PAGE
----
Musical Discoveries: Can you tell us a bit more about your background leading up to the formation of Jylt?Sarah Howells: I started music at about seven when I started having piano lessons. I sort of enjoyed it but hated practising inbetween lessons. I only really started to love playing the piano when I discovered I could make my own tunes and compositions. I performed a bit in primary school but got really nervous beforehand. Eventually I got my best friend, Nia, to write little songs with me and sing around the piano.
That progressed to various keyboard-based 'girl' groups, in secondary school. After a few years of school assemblies and the coming and going of various band members, Jylt was born. Two guys, Alex Cooper and Tim Ramsey, joined myself and Nia George to form a rock band, influenced by bands like the Foo Fighters, Smashing Pumpkins, Radiohead, Sheryl Crow, etc.
And who have been some of your musical influences?
Tori Amos and Radiohead were two of my major obsessions during my teens, I'm still a fan of both but not to the extent I was. More recently I'm loving Gemma Hayes, The Frames, Yeah yeah yeah's, Bjork, PJ Harvey, Coldplay, Foo Fighters and I could go on and on.
What were the Jylt releases?
Jylt released one self-released single called "Retrospect" which we sold at gigs. We almost released a second on Uglyman Records called "Surrender."
So What happened to Jylt?
Jylt was going really well in 2002. We had hooked up with Uglyman Records who were funding our first proper release. We had done a really great Uni tour the year before and were getting quite excited about things. Uglyman saw great potential for us to go onto a major label. Then in August we were in Leeds recording "Surrender" and we had just played some small acoustic gigs at Glastonbury in June.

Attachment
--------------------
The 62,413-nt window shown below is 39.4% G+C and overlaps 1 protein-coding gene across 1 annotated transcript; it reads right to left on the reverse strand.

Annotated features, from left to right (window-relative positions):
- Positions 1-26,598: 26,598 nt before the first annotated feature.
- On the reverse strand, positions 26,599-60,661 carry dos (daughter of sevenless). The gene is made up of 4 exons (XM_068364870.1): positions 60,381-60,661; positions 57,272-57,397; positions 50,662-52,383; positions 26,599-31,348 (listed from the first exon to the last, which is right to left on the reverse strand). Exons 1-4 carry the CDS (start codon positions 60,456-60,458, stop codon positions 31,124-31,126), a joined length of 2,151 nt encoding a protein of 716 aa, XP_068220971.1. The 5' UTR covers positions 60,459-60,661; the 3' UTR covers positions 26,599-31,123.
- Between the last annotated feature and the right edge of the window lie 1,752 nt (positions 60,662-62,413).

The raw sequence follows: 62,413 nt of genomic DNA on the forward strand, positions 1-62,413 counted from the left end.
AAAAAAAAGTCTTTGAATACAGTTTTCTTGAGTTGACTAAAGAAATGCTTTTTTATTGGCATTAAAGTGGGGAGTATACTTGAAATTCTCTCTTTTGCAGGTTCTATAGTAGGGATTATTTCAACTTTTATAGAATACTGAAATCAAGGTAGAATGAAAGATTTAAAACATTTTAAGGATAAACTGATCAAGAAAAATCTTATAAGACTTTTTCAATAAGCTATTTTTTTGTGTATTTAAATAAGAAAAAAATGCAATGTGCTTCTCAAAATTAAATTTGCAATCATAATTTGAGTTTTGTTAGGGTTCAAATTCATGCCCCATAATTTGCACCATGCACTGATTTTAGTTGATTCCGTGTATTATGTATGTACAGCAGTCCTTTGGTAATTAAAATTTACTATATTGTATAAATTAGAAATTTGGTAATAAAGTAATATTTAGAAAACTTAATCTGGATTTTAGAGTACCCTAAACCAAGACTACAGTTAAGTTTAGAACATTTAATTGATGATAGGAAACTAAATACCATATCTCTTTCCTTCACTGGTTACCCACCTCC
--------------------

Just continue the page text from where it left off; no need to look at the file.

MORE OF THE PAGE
During the session Nia was taken ill. She seemed to have pretty bad flu and just wasn't up to singing her parts, so we finished off as much as we could and went home. A few days later Nia was diagnosed with Leukaemia. It was devastating. For us, her family and the whole town and everyone around Nia. Our dream collapsed.
After a month or so we were persuaded to carry on while Nia recovered, but the horrible feelings it caused, having to continue our dream without her and Nia having to sit by and watch, were too much for all of us. Jylt stopped playing in May 2003. Almost a year later on 21st February 2004, Nia passed away, aged 21.
That's a very sad story. How did Halflight form out of that devastation?
Well, the stand-in bass player who played with Jylt during that time was Richard Llewellyn. After the band collapsed I started doing a few open mic nights on my own in Cardiff and then we decided to write some songs together and turn it into a full-on project.
After a couple of duo gigs we started looking for a third instrument to add to the mix and when I saw Emma's ad for cellist on the internet, I gave her a call and a week or so later she was playing her first gig with us. It all came together quite easily, as both Rich and I obviously had quite a bit of band experience behind us.
So how would you characterise the music? Does anyone make similar-to comments to you?
Oh I hate describing our music! My fave comparison was when someone said it's like a pint of Guinness or a Choc Ice--light and dark. People have compared us to acts such as Kirsten Hersh, Bjork, Kate Bush and The Delgados when describing the music.